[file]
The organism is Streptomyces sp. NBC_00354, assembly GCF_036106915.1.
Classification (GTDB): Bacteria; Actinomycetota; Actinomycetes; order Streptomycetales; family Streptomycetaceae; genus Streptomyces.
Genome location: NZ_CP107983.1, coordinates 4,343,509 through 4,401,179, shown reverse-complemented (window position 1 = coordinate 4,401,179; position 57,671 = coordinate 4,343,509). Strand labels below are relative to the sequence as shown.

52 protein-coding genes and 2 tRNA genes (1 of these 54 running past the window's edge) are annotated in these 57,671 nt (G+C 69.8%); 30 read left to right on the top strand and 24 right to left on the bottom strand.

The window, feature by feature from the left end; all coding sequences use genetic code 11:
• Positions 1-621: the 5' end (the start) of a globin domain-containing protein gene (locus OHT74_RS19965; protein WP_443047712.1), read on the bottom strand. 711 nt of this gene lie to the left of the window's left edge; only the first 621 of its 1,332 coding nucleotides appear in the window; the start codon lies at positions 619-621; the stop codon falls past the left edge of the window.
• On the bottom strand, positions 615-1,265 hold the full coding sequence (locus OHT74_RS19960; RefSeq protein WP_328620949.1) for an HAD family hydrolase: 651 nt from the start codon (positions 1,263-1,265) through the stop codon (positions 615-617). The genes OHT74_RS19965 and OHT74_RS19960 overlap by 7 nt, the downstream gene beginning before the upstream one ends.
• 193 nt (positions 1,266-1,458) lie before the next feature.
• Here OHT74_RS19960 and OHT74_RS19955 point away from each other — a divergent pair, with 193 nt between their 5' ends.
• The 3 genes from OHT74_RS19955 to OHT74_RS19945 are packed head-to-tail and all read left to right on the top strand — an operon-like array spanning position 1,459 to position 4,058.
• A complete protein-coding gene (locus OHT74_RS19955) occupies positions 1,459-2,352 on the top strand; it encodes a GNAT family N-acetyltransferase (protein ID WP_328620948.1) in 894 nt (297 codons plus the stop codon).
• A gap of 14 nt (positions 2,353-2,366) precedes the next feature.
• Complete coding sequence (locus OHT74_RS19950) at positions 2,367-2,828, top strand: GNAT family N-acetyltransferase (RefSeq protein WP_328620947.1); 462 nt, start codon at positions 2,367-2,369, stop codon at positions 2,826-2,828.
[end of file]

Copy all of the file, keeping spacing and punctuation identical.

The organism is Streptomyces sp. NBC_00354, assembly GCF_036106915.1.
Classification (GTDB): Bacteria; Actinomycetota; Actinomycetes; order Streptomycetales; family Streptomycetaceae; genus Streptomyces.
Genome location: NZ_CP107983.1, coordinates 4,343,509 through 4,401,179, shown reverse-complemented (window position 1 = coordinate 4,401,179; position 57,671 = coordinate 4,343,509). Strand labels below are relative to the sequence as shown.

52 protein-coding genes and 2 tRNA genes (1 of these 54 running past the window's edge) are annotated in these 57,671 nt (G+C 69.8%); 30 read left to right on the top strand and 24 right to left on the bottom strand.

The window, feature by feature from the left end; all coding sequences use genetic code 11:
• Positions 1-621: the 5' end (the start) of a globin domain-containing protein gene (locus OHT74_RS19965; protein WP_443047712.1), read on the bottom strand. 711 nt of this gene lie to the left of the window's left edge; only the first 621 of its 1,332 coding nucleotides appear in the window; the start codon lies at positions 619-621; the stop codon falls past the left edge of the window.
• On the bottom strand, positions 615-1,265 hold the full coding sequence (locus OHT74_RS19960; RefSeq protein WP_328620949.1) for an HAD family hydrolase: 651 nt from the start codon (positions 1,263-1,265) through the stop codon (positions 615-617). The genes OHT74_RS19965 and OHT74_RS19960 overlap by 7 nt, the downstream gene beginning before the upstream one ends.
• 193 nt (positions 1,266-1,458) lie before the next feature.
• Here OHT74_RS19960 and OHT74_RS19955 point away from each other — a divergent pair, with 193 nt between their 5' ends.
• The 3 genes from OHT74_RS19955 to OHT74_RS19945 are packed head-to-tail and all read left to right on the top strand — an operon-like array spanning position 1,459 to position 4,058.
• A complete protein-coding gene (locus OHT74_RS19955) occupies positions 1,459-2,352 on the top strand; it encodes a GNAT family N-acetyltransferase (protein ID WP_328620948.1) in 894 nt (297 codons plus the stop codon).
• A gap of 14 nt (positions 2,353-2,366) precedes the next feature.
• Complete coding sequence (locus OHT74_RS19950) at positions 2,367-2,828, top strand: GNAT family N-acetyltransferase (RefSeq protein WP_328620947.1); 462 nt, start codon at positions 2,367-2,369, stop codon at positions 2,826-2,828.